[Podcast] Amagi Labs: The most resilient Indian startup you haven’t heard of

In the latest episode of the Accel podcast, Baskar Subramanian, Co-founder and CEO of Amagi Media Labs, talks about his journey, lessons he learnt during Impulsoft, the beginning of Amagi, and more.
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Amagi Media Labs is a great example of fuss-free success in the otherwise chaotic world of startups. The first thing to note is that Amagi is a seasoned old veteran among its youthful peers.

Founded in 2008, Amagi is a SaaS platform that enables TV networks and content owners to distribute and monetise content across different platforms. 

In May 2021, the Bengaluru-based mediatech startup posted annual revenue growth of 136 percent

In the latest episode of the Accel podcast, Baskar Subramanian, Co-founder and CEO of Amagi Media Labs, talks about his journey, lessons he learnt during Impulsoft, the beginning of Amagi, and more.

Baskar has been an internet entrepreneur and startup founder since before either of those terms were a thing. Having started and sold his first startup in his mid-20s, Baskar, along with a group of friends, started looking for new problems to solve. 

The group set their sights on disrupting television advertising with technology and thus, started Amagi.

Baskar had his humble beginnings in Coimbatore. During the chat, he says how being left-handed and dyslexic had a huge impact on why he was drawn to computers in the first place.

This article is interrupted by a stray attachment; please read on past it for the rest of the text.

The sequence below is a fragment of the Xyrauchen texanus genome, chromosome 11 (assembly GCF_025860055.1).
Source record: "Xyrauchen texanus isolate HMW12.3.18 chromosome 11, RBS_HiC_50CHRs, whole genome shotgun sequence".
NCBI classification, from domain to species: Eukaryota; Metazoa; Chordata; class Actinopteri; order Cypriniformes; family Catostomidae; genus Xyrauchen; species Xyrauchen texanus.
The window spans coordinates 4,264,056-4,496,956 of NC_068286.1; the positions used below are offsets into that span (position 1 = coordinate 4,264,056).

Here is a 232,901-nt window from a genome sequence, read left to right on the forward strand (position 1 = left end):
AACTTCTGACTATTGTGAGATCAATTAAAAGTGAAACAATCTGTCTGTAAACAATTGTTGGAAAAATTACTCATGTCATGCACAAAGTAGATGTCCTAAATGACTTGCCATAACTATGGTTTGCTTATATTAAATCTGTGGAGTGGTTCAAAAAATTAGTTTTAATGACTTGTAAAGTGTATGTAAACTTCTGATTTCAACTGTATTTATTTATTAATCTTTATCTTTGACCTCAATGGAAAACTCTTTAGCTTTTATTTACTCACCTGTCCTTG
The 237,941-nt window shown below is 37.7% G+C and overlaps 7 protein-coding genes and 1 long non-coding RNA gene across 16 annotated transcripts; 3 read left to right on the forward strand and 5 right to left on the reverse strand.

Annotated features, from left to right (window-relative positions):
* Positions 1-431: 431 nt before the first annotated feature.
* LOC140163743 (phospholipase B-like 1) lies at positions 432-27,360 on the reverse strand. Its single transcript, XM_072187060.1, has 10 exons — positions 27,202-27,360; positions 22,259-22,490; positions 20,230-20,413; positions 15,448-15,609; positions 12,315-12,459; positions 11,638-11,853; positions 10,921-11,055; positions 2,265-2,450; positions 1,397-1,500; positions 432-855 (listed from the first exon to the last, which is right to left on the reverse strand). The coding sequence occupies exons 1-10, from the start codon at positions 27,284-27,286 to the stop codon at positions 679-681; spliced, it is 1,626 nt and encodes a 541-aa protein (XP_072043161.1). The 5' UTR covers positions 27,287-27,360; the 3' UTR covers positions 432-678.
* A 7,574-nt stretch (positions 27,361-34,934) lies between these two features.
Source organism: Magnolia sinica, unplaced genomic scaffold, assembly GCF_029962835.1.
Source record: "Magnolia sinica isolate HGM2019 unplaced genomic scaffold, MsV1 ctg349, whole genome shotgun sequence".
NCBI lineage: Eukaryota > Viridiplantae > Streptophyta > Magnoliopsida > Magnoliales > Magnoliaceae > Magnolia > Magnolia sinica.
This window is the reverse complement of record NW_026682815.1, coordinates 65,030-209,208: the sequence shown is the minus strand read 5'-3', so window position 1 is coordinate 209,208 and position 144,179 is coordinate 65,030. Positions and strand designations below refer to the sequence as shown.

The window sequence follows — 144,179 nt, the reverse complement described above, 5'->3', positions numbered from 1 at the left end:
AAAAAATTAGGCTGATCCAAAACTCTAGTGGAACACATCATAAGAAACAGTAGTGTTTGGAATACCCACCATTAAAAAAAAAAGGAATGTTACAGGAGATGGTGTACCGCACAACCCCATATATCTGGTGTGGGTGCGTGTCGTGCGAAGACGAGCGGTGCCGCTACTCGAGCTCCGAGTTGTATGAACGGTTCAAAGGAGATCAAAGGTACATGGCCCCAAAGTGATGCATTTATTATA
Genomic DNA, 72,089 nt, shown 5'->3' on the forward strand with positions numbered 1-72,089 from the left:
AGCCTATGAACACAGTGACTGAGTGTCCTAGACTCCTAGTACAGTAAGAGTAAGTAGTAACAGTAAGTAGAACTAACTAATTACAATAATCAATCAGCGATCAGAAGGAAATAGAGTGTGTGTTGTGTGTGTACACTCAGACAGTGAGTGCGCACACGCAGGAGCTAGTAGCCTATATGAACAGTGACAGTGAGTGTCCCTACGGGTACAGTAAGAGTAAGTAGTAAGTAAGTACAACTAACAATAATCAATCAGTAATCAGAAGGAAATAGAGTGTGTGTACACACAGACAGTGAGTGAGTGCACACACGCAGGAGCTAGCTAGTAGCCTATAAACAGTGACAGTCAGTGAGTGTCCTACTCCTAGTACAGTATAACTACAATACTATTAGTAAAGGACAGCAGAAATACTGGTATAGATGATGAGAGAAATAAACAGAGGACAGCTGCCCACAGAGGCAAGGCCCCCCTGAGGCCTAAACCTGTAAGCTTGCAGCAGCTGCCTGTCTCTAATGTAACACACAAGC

By 2000, he built Impulsesoft Pvt Ltd — a wireless streaming solution provider and launched its first music headsets by 2002. However, by 2005, the company got acquired by SiRF Technology Holdings.

Talking about his lessons from the exit, Baskar explains why it is important to focus on the market instead of building the solution first and why it isn’t possible to sustain only with software.

Eventually, in 2008, along with Srinivasan KA and Srividhya Srinivasan, he started Amagi to enable local advertisers in 3000+ cities to facilitate geographic targeting of television advertisements, which was widely embraced by the advertisers.

Speaking on the experience during Amagi’s sales years, he learnt about gun licenses (yes, you read that right!), navigating a two-sided challenge in a legacy industry, and negotiating with powerful people. 

For Baskar and the team, 2017 proved to be the year of grit when they had to pivot, faced layoffs, and aligned the board to new goals and objectives. 

The startup ecosystem, Indian or global, sometimes focuses too much on the loud and the noisy. But there’s another kind of startup — quiet, tough and resilient, focused on their business and their goals. It’s clear which kind Amagi is.

Amagi has been in the future since 2008, and we wish them the best with their rocketship.

To know more, listen to the podcast here.

Notes:

2:44 - 3:45: Baskar’s story: Coming from a small-time; being dyslexic but still finding a connection with the computers

3:45 - 5:14: First business stint in Class 11. Building financial products from small businesses.

07:45 - 09:19: Deciding to leave Texas Instruments despite being a top coder and thoughts on starting up.

16:34 - 19:06: Amagi story: Empowering the smaller players to advertise on TV.

20:30 - 22:36: Challenges faced operationally; Extensive travelling in Tier-II cities; facing the cable mafia and getting them on board.

25:23 - 28:34: Facing the problem of scale and changing the targeting through research on larger brands.

32:48 - 39:03: Friction with the TV channels; Broadcasters versus Amagi

35:51 - 38:59: Changing the model and almost starting afresh; tough times as a founder.

41:16 - 44:22: Grit of continuing even during tough times; Unconditional support from the employees.

Edited by Suman Singh

(Disclaimer: The views and opinions expressed in this article are those of the author and do not necessarily reflect the views of YourStory.)

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